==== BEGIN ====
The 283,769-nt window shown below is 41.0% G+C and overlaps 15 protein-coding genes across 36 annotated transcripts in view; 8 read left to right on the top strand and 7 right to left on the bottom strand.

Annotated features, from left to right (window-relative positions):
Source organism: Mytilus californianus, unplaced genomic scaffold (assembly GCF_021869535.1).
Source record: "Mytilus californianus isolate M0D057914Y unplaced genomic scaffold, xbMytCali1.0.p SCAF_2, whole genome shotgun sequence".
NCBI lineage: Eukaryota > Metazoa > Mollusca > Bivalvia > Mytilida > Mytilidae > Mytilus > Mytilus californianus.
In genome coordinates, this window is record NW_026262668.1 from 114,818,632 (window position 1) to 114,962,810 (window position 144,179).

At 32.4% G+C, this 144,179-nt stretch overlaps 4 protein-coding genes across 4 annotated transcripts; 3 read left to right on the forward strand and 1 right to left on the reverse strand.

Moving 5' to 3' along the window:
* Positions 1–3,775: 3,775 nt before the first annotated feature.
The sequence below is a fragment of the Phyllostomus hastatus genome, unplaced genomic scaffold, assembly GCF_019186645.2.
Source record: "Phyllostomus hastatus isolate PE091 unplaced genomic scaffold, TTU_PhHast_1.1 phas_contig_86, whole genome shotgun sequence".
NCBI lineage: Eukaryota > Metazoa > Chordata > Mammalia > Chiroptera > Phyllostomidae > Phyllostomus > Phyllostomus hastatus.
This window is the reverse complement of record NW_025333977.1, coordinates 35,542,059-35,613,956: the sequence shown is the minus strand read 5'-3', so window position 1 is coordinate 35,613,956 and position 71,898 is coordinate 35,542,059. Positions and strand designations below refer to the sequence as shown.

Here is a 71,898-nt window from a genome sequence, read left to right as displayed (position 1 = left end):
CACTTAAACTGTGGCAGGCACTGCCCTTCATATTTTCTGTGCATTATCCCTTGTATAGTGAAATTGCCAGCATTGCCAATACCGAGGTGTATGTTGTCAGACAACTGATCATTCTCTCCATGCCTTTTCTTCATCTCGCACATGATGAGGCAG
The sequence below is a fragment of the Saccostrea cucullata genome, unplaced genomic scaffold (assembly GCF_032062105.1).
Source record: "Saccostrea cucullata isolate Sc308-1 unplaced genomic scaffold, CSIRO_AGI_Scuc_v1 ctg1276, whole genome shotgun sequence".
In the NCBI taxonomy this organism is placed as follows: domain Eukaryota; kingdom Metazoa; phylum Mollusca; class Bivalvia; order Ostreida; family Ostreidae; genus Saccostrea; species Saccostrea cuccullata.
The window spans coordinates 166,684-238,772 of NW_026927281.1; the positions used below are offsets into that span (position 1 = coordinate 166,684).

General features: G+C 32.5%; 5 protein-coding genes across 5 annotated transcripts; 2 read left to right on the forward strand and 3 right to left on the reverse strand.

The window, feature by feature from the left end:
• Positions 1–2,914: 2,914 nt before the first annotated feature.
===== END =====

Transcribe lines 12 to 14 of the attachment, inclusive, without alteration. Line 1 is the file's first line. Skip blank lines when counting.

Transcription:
NCBI lineage: Eukaryota > Metazoa > Chordata > Mammalia > Chiroptera > Phyllostomidae > Phyllostomus > Phyllostomus hastatus.
This window is the reverse complement of record NW_025333977.1, coordinates 35,542,059-35,613,956: the sequence shown is the minus strand read 5'-3', so window position 1 is coordinate 35,613,956 and position 71,898 is coordinate 35,542,059. Positions and strand designations below refer to the sequence as shown.

Here is a 71,898-nt window from a genome sequence, read left to right as displayed (position 1 = left end):